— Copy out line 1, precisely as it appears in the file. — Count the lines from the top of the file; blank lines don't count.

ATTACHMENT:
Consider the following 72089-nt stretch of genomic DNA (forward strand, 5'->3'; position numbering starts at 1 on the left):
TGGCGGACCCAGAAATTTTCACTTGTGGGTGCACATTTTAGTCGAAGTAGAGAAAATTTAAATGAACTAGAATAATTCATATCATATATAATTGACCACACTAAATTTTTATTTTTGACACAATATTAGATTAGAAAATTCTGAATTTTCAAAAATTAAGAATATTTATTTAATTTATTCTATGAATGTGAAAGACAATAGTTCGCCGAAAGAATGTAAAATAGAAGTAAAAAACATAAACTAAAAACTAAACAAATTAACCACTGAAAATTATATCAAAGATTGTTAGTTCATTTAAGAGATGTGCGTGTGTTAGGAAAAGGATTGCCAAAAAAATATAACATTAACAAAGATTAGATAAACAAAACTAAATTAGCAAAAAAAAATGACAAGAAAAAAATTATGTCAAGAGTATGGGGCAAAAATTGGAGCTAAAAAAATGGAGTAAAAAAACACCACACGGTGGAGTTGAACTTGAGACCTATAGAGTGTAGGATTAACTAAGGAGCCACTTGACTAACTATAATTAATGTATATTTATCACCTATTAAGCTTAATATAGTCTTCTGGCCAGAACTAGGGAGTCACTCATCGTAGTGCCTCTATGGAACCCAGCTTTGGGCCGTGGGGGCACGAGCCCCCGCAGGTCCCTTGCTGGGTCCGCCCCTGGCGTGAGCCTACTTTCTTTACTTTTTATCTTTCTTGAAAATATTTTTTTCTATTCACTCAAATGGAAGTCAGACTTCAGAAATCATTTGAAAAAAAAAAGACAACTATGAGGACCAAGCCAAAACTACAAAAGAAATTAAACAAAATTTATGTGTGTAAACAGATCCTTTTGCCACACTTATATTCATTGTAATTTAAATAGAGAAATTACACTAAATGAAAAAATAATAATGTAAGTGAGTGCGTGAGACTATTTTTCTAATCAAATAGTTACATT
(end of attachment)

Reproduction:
Consider the following 72089-nt stretch of genomic DNA (forward strand, 5'->3'; position numbering starts at 1 on the left):